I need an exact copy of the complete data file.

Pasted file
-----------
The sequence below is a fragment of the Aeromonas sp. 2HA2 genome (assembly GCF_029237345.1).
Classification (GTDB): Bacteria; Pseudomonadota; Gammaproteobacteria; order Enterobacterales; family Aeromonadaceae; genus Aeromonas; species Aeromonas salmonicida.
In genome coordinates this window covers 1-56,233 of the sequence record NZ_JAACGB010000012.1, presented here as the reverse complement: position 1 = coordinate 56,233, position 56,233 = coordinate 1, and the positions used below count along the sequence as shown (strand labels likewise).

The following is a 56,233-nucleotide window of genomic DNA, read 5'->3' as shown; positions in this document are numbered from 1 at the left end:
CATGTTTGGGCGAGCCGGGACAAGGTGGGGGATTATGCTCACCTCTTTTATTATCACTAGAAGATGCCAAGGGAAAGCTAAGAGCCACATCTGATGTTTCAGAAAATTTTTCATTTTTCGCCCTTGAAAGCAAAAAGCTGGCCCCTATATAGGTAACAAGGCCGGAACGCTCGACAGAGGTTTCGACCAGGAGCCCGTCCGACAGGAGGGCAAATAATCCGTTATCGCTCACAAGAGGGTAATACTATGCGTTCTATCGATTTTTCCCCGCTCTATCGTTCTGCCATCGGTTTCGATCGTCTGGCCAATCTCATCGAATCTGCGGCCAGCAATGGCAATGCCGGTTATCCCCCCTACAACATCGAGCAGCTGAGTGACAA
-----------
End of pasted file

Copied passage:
The sequence below is a fragment of the Aeromonas sp. 2HA2 genome (assembly GCF_029237345.1).
Classification (GTDB): Bacteria; Pseudomonadota; Gammaproteobacteria; order Enterobacterales; family Aeromonadaceae; genus Aeromonas; species Aeromonas salmonicida.
In genome coordinates this window covers 1-56,233 of the sequence record NZ_JAACGB010000012.1, presented here as the reverse complement: position 1 = coordinate 56,233, position 56,233 = coordinate 1, and the positions used below count along the sequence as shown (strand labels likewise).

The following is a 56,233-nucleotide window of genomic DNA, read 5'->3' as shown; positions in this document are numbered from 1 at the left end:
CATGTTTGGGCGAGCCGGGACAAGGTGGGGGATTATGCTCACCTCTTTTATTATCACTAGAAGATGCCAAGGGAAAGCTAAGAGCCACATCTGATGTTTCAGAAAATTTTTCATTTTTCGCCCTTGAAAGCAAAAAGCTGGCCCCTATATAGGTAACAAGGCCGGAACGCTCGACAGAGGTTTCGACCAGGAGCCCGTCCGACAGGAGGGCAAATAATCCGTTATCGCTCACAAGAGGGTAATACTATGCGTTCTATCGATTTTTCCCCGCTCTATCGTTCTGCCATCGGTTTCGATCGTCTGGCCAATCTCATCGAATCTGCGGCCAGCAATGGCAATGCCGGTTATCCCCCCTACAACATCGAGCAGCTGAGTGACAA